There is no such thing as “truth,’ just “point of view grounded in bias.” For example, when Republicans and Democrats debate in politics, one side is not “right” while the other is “wrong,” one side just has a “Republican bias,” while the other side has a “Democratic bias.” One side will win because they get the most votes, but that doesn’t make their position the “true one.” Or, take the example of the Supreme court: Late judge Antonin Scalia didn’t rule as he did because his positions were true, he ruled as he did because his rulings agreed with his “Conservative, originalist bias.” There can’t be one “truth” when there are “conservative” and “liberal” Supreme court justices. Recalcitrant evidence can disconfirm a point of view, but agreeing evidence can only support, never “prove,” a bias driven point of view. Every point of view is biased because they always carry along with them uncritically accepted assumptions.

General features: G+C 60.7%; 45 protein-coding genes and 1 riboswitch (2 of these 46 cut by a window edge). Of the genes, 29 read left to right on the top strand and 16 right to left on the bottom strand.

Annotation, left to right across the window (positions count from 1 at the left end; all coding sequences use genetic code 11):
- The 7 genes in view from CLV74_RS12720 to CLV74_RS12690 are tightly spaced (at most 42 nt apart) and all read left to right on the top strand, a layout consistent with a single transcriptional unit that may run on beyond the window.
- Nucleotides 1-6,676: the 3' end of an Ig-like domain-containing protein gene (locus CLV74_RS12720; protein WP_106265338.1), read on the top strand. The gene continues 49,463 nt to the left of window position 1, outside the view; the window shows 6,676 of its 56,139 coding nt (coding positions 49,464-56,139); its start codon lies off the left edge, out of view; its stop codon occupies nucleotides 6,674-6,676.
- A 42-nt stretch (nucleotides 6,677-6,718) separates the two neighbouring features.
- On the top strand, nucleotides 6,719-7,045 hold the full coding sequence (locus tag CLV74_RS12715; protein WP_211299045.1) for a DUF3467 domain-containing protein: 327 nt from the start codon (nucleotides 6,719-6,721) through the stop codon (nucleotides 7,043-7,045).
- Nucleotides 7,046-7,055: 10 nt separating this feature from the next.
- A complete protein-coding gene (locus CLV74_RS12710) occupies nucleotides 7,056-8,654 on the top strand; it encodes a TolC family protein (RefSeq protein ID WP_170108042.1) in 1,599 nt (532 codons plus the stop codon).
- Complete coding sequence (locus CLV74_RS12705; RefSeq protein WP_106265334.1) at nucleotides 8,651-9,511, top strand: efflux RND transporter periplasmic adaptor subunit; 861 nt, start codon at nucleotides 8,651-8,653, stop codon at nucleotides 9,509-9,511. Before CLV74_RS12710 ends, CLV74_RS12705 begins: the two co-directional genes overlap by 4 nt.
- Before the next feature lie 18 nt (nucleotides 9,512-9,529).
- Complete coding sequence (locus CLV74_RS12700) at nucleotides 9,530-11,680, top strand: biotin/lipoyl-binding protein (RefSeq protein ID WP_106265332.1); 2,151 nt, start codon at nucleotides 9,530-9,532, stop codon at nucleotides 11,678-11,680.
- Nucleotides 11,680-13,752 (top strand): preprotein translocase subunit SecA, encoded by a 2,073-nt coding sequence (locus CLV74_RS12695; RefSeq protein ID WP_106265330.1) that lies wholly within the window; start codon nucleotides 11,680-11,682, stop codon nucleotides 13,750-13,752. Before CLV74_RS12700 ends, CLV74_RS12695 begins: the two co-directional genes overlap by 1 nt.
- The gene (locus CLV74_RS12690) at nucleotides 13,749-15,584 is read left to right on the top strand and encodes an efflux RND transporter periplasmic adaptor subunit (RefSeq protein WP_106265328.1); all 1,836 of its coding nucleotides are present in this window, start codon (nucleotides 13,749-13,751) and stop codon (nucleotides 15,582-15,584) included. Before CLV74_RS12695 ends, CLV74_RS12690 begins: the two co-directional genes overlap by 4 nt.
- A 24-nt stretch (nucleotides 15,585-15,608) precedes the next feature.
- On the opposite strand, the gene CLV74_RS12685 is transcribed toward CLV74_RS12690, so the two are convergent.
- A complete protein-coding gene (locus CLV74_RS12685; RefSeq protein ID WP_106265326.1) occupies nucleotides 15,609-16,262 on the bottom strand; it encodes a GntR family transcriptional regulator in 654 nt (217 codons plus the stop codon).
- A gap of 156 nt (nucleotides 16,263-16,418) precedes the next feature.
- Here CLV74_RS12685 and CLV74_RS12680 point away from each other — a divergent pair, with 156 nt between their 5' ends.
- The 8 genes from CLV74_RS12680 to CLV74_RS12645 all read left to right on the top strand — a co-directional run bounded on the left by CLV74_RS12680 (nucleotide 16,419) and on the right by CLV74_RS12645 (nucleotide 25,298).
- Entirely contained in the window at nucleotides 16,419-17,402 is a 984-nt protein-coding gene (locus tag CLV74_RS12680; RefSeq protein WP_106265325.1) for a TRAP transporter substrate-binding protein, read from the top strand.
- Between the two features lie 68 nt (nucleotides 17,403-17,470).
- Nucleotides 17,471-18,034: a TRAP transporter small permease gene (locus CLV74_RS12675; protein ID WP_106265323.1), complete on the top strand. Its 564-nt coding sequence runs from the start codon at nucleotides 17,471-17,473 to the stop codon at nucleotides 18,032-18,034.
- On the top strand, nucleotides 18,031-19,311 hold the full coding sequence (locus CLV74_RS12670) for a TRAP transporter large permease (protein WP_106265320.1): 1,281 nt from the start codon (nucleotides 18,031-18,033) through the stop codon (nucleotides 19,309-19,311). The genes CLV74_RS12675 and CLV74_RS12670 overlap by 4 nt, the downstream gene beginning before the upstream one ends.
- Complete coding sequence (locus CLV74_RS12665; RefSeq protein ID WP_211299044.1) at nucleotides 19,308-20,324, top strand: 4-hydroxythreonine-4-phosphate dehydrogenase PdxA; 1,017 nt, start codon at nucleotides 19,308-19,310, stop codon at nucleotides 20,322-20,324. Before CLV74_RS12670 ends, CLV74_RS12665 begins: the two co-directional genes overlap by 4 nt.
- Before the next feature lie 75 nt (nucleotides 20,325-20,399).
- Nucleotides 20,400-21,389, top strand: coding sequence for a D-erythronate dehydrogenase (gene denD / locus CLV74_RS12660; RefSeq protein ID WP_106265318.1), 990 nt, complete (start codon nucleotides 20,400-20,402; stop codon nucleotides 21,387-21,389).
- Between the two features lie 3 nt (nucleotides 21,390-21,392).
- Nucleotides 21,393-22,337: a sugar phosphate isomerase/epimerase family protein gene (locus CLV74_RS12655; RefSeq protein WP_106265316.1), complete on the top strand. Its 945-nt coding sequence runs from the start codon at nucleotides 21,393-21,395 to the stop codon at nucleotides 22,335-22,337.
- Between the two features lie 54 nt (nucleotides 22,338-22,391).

An uncritically accepted (and IMO faulty) assumption in the point of view that there is never a “true” side, can be that some perspectives are never more closely representative of reality than other perspectives.

Recognizing biases (including personal ones) is good.  Questioning assumptions is good.  Seeking to view issues from multiple, including opposing, perspectives is good. Establishing objective metrics and objective methods for analysis is good.  Some people do all of those things better than others.  I think that those people are likely to be closer to what is “true” and “right”.

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As a fabrication of our own consciousness, our assignations of meaning are no less “real”, but since humans and the fabrications of our consciousness are routinely fraught with error, it makes sense, to me, to, sometimes, question such fabrications.